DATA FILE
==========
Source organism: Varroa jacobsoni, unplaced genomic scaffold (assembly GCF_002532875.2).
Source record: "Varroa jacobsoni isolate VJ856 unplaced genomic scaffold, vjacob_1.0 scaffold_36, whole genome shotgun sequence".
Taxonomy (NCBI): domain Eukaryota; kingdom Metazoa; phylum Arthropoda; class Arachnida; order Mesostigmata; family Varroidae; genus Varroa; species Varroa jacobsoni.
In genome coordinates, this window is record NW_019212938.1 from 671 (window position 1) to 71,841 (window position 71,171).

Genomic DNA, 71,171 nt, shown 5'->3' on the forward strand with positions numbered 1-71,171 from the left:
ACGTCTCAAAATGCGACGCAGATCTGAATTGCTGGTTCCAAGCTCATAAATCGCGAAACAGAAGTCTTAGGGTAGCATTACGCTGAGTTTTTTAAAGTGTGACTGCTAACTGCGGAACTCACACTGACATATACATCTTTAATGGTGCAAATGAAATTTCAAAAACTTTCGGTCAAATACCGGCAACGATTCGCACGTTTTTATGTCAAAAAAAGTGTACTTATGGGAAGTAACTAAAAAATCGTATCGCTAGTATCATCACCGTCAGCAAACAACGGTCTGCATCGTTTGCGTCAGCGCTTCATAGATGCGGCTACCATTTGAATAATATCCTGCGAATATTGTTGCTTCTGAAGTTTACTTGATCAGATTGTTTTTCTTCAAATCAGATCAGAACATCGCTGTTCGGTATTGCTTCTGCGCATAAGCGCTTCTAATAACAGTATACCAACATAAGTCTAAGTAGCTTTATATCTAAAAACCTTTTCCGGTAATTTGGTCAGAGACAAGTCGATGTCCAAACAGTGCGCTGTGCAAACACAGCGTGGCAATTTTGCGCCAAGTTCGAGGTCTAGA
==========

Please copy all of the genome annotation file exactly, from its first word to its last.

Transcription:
Source organism: Varroa jacobsoni, unplaced genomic scaffold (assembly GCF_002532875.2).
Source record: "Varroa jacobsoni isolate VJ856 unplaced genomic scaffold, vjacob_1.0 scaffold_36, whole genome shotgun sequence".
Taxonomy (NCBI): domain Eukaryota; kingdom Metazoa; phylum Arthropoda; class Arachnida; order Mesostigmata; family Varroidae; genus Varroa; species Varroa jacobsoni.
In genome coordinates, this window is record NW_019212938.1 from 671 (window position 1) to 71,841 (window position 71,171).

Genomic DNA, 71,171 nt, shown 5'->3' on the forward strand with positions numbered 1-71,171 from the left:
ACGTCTCAAAATGCGACGCAGATCTGAATTGCTGGTTCCAAGCTCATAAATCGCGAAACAGAAGTCTTAGGGTAGCATTACGCTGAGTTTTTTAAAGTGTGACTGCTAACTGCGGAACTCACACTGACATATACATCTTTAATGGTGCAAATGAAATTTCAAAAACTTTCGGTCAAATACCGGCAACGATTCGCACGTTTTTATGTCAAAAAAAGTGTACTTATGGGAAGTAACTAAAAAATCGTATCGCTAGTATCATCACCGTCAGCAAACAACGGTCTGCATCGTTTGCGTCAGCGCTTCATAGATGCGGCTACCATTTGAATAATATCCTGCGAATATTGTTGCTTCTGAAGTTTACTTGATCAGATTGTTTTTCTTCAAATCAGATCAGAACATCGCTGTTCGGTATTGCTTCTGCGCATAAGCGCTTCTAATAACAGTATACCAACATAAGTCTAAGTAGCTTTATATCTAAAAACCTTTTCCGGTAATTTGGTCAGAGACAAGTCGATGTCCAAACAGTGCGCTGTGCAAACACAGCGTGGCAATTTTGCGCCAAGTTCGAGGTCTAGA